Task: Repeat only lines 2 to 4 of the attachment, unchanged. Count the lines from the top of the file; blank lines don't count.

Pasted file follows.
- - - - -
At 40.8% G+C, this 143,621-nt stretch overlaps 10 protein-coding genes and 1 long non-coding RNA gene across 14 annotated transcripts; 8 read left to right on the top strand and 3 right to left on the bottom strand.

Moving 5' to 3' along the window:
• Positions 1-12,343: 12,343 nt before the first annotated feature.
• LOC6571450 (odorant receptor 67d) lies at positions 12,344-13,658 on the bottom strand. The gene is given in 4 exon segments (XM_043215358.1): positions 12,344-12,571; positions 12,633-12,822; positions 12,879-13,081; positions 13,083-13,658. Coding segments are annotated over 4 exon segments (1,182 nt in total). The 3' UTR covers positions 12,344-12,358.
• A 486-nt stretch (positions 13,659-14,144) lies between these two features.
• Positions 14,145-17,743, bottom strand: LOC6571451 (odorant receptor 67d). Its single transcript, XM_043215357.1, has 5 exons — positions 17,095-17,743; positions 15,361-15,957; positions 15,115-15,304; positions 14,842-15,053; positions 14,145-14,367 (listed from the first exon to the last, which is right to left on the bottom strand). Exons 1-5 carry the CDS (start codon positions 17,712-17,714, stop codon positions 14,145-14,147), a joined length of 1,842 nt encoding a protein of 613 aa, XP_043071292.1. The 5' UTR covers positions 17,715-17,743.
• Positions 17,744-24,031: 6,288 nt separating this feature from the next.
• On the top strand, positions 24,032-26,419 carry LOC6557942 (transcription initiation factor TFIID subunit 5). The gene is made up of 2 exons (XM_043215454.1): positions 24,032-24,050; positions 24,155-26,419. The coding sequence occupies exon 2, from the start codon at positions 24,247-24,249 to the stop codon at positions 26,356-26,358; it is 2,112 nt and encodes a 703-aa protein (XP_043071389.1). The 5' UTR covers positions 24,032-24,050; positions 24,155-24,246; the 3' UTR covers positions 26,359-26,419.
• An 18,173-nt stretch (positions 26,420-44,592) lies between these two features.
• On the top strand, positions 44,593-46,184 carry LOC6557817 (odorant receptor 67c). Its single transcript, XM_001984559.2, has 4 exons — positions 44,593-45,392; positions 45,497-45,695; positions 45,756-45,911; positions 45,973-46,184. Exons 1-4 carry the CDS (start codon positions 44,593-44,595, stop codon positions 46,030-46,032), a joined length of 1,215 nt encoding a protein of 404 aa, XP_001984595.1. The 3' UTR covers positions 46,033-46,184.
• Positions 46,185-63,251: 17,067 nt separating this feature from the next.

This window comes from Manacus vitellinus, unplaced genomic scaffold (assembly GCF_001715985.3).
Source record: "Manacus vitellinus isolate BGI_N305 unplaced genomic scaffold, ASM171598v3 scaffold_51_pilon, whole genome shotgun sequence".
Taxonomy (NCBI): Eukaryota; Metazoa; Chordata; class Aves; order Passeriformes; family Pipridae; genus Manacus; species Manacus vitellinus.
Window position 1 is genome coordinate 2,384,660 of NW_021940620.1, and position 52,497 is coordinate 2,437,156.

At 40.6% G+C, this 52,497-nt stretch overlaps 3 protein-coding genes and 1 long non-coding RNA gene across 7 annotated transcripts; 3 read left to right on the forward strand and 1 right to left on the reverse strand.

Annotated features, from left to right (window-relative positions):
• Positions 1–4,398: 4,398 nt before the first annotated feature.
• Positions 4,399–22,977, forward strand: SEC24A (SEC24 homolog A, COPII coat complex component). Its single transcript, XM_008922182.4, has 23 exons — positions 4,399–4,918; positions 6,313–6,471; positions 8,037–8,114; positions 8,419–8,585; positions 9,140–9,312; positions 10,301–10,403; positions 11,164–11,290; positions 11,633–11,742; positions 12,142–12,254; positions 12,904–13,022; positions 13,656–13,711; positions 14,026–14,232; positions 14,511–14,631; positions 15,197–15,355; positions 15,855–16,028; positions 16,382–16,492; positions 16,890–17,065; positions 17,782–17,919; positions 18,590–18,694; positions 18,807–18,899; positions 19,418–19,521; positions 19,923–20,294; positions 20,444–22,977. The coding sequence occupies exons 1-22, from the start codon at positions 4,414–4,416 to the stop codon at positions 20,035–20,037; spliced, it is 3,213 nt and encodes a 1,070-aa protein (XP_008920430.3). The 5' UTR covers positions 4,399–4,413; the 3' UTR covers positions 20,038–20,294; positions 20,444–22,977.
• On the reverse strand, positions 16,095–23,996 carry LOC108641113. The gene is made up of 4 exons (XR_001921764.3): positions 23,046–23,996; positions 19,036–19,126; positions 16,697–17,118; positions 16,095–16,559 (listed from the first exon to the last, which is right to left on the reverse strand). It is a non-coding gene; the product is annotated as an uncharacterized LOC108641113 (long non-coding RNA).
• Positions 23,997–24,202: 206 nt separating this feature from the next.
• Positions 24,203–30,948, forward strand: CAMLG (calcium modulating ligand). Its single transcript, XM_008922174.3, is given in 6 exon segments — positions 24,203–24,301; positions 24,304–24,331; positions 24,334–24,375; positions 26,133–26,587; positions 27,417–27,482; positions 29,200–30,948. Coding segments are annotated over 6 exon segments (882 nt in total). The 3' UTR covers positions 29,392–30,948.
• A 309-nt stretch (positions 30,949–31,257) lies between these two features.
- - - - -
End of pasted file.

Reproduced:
Moving 5' to 3' along the window:
• Positions 1-12,343: 12,343 nt before the first annotated feature.
• LOC6571450 (odorant receptor 67d) lies at positions 12,344-13,658 on the bottom strand. The gene is given in 4 exon segments (XM_043215358.1): positions 12,344-12,571; positions 12,633-12,822; positions 12,879-13,081; positions 13,083-13,658. Coding segments are annotated over 4 exon segments (1,182 nt in total). The 3' UTR covers positions 12,344-12,358.